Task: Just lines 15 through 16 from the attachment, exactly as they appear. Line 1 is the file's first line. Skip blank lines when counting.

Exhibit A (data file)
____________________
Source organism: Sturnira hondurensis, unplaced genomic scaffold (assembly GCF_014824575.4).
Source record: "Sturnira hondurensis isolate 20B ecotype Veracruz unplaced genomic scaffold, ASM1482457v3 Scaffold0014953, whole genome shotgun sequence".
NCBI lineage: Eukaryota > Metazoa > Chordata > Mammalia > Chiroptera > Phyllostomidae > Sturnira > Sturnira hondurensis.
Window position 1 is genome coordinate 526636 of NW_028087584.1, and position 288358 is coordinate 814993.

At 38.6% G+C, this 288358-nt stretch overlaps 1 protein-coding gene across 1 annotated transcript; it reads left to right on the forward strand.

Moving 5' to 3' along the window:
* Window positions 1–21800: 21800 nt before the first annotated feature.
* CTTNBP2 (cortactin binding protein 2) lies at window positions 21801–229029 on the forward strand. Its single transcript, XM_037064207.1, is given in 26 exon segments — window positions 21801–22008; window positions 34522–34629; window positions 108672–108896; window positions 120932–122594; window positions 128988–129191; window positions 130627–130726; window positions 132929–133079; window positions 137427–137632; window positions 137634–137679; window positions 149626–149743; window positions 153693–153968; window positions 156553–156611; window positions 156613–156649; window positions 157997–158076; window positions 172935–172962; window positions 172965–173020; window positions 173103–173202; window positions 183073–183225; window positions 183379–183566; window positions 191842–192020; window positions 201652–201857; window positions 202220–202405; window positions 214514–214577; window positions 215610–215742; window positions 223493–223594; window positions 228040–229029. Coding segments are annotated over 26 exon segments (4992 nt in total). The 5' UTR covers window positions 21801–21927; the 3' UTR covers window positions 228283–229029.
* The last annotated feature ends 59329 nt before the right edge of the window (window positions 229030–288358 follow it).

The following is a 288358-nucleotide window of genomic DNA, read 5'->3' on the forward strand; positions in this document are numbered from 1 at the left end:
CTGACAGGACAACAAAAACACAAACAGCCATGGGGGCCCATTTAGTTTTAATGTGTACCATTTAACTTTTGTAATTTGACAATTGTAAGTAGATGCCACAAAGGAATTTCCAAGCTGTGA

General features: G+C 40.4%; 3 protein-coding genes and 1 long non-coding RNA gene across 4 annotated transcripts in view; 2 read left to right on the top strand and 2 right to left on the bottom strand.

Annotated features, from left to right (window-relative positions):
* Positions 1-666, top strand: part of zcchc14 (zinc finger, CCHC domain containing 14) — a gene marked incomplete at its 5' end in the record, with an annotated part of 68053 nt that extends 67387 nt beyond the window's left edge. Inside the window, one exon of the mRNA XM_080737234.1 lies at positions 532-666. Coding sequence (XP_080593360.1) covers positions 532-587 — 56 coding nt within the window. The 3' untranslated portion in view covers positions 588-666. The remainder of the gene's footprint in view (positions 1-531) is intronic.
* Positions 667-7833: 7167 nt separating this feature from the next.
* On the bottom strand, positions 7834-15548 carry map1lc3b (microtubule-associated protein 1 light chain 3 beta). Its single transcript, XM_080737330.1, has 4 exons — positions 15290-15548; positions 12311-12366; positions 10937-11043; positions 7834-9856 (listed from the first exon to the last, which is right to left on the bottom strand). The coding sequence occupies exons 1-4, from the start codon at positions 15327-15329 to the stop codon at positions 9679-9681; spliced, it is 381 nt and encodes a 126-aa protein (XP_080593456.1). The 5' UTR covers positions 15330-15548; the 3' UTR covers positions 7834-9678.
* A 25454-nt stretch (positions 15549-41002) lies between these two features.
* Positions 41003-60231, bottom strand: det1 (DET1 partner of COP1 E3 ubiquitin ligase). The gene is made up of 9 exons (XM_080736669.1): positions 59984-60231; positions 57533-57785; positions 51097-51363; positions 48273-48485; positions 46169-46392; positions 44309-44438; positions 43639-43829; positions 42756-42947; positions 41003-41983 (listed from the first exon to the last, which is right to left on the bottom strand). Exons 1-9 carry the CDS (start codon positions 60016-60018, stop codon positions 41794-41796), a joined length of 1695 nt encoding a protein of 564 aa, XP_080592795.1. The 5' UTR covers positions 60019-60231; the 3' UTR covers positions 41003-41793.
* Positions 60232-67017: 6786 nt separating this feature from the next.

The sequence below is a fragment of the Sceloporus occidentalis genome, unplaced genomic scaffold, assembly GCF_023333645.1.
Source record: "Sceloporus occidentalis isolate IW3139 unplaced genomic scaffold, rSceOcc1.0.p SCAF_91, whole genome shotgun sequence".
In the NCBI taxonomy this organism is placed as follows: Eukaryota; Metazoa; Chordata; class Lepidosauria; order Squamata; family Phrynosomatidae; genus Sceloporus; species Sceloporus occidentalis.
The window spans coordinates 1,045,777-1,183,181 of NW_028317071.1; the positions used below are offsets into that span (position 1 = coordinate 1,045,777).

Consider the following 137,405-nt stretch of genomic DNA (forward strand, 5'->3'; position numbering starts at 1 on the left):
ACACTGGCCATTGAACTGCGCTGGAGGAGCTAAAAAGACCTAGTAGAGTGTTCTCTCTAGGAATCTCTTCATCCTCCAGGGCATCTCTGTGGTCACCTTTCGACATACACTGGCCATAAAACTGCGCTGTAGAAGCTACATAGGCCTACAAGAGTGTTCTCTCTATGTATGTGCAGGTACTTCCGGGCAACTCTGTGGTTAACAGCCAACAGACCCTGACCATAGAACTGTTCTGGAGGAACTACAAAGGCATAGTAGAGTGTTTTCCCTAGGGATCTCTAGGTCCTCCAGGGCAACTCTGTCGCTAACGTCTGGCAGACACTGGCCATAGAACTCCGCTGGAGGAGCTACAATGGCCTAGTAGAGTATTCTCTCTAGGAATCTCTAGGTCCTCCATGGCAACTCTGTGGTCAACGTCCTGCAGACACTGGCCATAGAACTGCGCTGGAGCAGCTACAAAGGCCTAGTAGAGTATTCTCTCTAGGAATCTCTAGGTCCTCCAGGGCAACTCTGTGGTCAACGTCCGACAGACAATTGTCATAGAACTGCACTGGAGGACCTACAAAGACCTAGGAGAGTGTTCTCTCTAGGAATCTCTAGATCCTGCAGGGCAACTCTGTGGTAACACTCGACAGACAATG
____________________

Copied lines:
* Positions 667-7833: 7167 nt separating this feature from the next.
* On the bottom strand, positions 7834-15548 carry map1lc3b (microtubule-associated protein 1 light chain 3 beta). Its single transcript, XM_080737330.1, has 4 exons — positions 15290-15548; positions 12311-12366; positions 10937-11043; positions 7834-9856 (listed from the first exon to the last, which is right to left on the bottom strand). The coding sequence occupies exons 1-4, from the start codon at positions 15327-15329 to the stop codon at positions 9679-9681; spliced, it is 381 nt and encodes a 126-aa protein (XP_080593456.1). The 5' UTR covers positions 15330-15548; the 3' UTR covers positions 7834-9678.